As Bieling drops, District 28 GOP Primary is down to two



Republican candidate Ross Bieling dropped from the Aug. 18 Primary ballot, leaving Republican voters to choose between Rep. Jennifer Johnson and challenger James Kaufman for District 28, South Anchorage.

Bieling is not out of the race for House yet. He has filed as an unaffiliated candidate for the General Election, meaning that he could make November into a four-way race.

Adam Lees, a Democrat, is the only Democrat running for the seat in the Primary. Lees, an aide to Anchorage Assemblywoman Suzanne LaFrance, will advance to the November ballot easily. He and Beiling have history; a few years ago Beiling accused Lees of stealing some of his campaign signs.

The General Election ballot will be crowded with Beiling and another nonaligned candidate: Benjamin Fletcher. That makes four for November.

And then there’s a write-in candidate as well, one Adolph (Louis A.) Garcia from Girdwood. He’s a non-aligned candidate who said he’d be a write-in for November. If history is an indicator, he might get up to 45 votes.

These extra candidates in November spell trouble for Johnston’s reelection.

In 2016, Johnston’s first run for House, she won a strong 56 percent of the vote — 5,903 votes for Johnston compared to 4,606 for Democrat Shirley Cote. There were 44 write-in names.

In 2018, Rep. Johnston won over Democrat Amber Lee with 54.23 percent of the vote in the General Election, 5,557 to 4,628. There were no nonaligned candidates on the ballot for the district that year and there were 24 write-in names.

With 344 fewer voters cast ballots in that race in 2018 compared with the presidential General Election of 2016, the results show that the margin closed a bit for Johnston — some 346 voters were not with her during her second run for the seat, or about a 3.38 percent erosion of support.

With Bieling and Fletcher peeling off an unknown number votes in November, this seat may get handed to a Democrat. It would be a slim victory for the Democrat in a district that voted for Donald Trump over Hillary Clinton (5,423 to 4,729) in 2016, but with extra names on the ballot, this is doable for a Democrat and will most certainly end up being a targeted race by the Alaska Democratic Party.

On the other hand, Bieling has indicated he may drop out if Kaufman wins the Republican Primary. But if Johnston wins, all bets are off.

Primary candidates have until June 29 to drop from that ballot. General Election candidates have until Aug. 31 to drop.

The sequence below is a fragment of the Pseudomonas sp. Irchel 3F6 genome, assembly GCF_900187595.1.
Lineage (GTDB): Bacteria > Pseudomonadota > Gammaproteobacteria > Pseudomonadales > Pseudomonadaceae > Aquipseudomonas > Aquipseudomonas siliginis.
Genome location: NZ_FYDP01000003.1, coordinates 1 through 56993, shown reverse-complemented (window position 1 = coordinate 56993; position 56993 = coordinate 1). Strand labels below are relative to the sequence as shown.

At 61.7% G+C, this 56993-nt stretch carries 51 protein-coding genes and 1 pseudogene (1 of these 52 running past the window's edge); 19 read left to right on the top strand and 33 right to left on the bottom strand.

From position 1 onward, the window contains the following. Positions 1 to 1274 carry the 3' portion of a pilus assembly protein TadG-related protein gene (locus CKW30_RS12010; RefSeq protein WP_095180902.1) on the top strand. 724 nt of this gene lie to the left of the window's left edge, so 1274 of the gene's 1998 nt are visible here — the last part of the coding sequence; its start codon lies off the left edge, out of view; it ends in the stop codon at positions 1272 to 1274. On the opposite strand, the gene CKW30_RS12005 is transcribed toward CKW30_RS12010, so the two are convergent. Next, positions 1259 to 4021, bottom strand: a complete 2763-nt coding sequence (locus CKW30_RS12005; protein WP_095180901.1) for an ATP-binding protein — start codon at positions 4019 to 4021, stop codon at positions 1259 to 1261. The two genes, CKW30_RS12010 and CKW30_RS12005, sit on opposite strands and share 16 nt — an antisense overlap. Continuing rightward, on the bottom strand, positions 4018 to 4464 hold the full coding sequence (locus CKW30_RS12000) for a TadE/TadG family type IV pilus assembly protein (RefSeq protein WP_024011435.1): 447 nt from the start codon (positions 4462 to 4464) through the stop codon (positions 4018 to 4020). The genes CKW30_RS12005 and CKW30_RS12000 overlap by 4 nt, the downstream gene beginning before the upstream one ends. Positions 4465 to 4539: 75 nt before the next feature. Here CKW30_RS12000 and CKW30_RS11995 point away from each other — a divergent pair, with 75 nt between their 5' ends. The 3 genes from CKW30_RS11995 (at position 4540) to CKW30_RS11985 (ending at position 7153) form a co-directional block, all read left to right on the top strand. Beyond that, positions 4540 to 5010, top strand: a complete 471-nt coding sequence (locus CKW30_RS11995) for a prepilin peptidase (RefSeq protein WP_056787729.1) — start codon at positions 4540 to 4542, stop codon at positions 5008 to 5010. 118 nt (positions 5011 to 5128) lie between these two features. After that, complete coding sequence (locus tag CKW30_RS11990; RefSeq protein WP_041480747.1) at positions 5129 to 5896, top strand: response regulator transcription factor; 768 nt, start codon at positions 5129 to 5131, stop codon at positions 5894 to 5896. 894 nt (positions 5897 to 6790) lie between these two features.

1. How topical; All this faux talk of “systemic” bigotry lately, and we actually have a TRUE bigot, right here, who is a part of the system, and this district keeps voting her in. Time to rectify that. Here’s one “social injustice” the people of South Anchorage can actually do something about. Put a real Republican and a real Alaskan in there who thinks the people of Alaska can be trusted to spend their own money and own their own property, and aren’t field hands or serfs, working her and her elite friends plantation.

  2. This seat is already taken by a Democrat who calls herself a Republican. She is cut from the same cloth as Lisa Murkowski. It was no lost sleep to have her caucus with the Democrats. If it quacks like a Democrat, it is a Democrat. This article should applaud Ross for his unselfish act, not hammer on him.

    • I realize long memories are in short supply, but I’ve yet to see an answer as to whether or not this is the same Jennifer Johnston who was Bettye Fahrenkamp’s campaign chair many moons ago.

  3. Hey! I have talked to Ross Bieling and he is committed to getting a State House Rep in this district that more clearly supports Gov. Dunleavy’s reforms and strengthening the red color of the district. Ross made a classy support statement for James Kaufman on Facebook. Ross did not want to split the reform R vote in the primary. How often do you see that kind of cooperation and team playing on the R side?? Thank you, Ross!!

  4. Seems like a shrewd political maneuver on the part of Mr. Bieling. A three way primary will favor the incumbent, if Mr. Kaufman wins the primary Mr. Bieling can drop out and if the RINO wins Mr. Bieling can offer a choice of two who support a leftist agenda or one who offers a right leaning agenda. Perhaps the incumbent has an advantage in the general election, but one right leaning candidate vs two leftists should be an easy choice for anyone on the right.

  5. Probably best for Bieling to sit out. Maybe trying to fix that residency issue that keeps following him.

  6. Mike D needs to review the ruling from the State of Alaska Department of Elections – their was no residency problem and they rule he could run in the 2016 election in – We should thank Ross for his unselfish Act and if James doesn’t take her out – Ross can have a try in the General Elections. He does average around 1,200 votes without any support from the ARP or Republican’s in District 28.

    Ross is our insurance if the election doesn’t work out in the Republican Primary Election.

    D Morgan

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